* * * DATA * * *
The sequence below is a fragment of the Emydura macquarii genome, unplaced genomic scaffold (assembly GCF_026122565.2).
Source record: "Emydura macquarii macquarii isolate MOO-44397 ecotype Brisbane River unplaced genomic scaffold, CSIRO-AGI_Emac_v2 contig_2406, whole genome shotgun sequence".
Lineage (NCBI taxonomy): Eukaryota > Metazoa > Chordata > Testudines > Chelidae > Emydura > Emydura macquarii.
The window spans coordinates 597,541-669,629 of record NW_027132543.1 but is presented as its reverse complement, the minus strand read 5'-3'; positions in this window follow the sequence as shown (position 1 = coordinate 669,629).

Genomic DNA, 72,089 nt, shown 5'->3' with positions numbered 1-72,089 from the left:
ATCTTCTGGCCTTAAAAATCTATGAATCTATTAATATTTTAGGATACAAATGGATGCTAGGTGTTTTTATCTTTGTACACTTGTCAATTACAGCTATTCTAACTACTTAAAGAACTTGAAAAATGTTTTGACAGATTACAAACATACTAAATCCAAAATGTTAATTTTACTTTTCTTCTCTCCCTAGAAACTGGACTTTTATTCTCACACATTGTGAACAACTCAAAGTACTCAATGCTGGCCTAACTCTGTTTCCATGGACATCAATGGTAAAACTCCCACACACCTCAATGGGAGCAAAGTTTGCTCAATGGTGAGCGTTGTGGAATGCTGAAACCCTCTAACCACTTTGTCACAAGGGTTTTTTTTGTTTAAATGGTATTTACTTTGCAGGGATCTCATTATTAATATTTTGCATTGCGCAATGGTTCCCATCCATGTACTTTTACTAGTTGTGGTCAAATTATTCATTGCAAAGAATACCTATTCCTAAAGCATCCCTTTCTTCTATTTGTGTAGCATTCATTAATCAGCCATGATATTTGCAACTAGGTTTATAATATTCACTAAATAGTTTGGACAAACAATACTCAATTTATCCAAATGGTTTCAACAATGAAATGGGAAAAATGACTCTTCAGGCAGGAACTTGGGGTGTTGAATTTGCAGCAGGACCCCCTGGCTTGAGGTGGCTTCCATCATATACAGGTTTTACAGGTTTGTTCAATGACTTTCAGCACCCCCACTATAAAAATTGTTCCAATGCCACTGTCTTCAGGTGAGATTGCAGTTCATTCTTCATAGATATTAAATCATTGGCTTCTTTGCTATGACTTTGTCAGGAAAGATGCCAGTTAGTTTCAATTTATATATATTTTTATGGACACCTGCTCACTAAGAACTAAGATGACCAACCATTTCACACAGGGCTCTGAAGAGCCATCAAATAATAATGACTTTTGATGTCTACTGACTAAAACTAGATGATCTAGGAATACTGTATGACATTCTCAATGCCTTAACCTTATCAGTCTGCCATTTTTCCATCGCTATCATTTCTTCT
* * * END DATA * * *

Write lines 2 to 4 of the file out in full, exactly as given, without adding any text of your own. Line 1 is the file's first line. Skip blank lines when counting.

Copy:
Source record: "Emydura macquarii macquarii isolate MOO-44397 ecotype Brisbane River unplaced genomic scaffold, CSIRO-AGI_Emac_v2 contig_2406, whole genome shotgun sequence".
Lineage (NCBI taxonomy): Eukaryota > Metazoa > Chordata > Testudines > Chelidae > Emydura > Emydura macquarii.
The window spans coordinates 597,541-669,629 of record NW_027132543.1 but is presented as its reverse complement, the minus strand read 5'-3'; positions in this window follow the sequence as shown (position 1 = coordinate 669,629).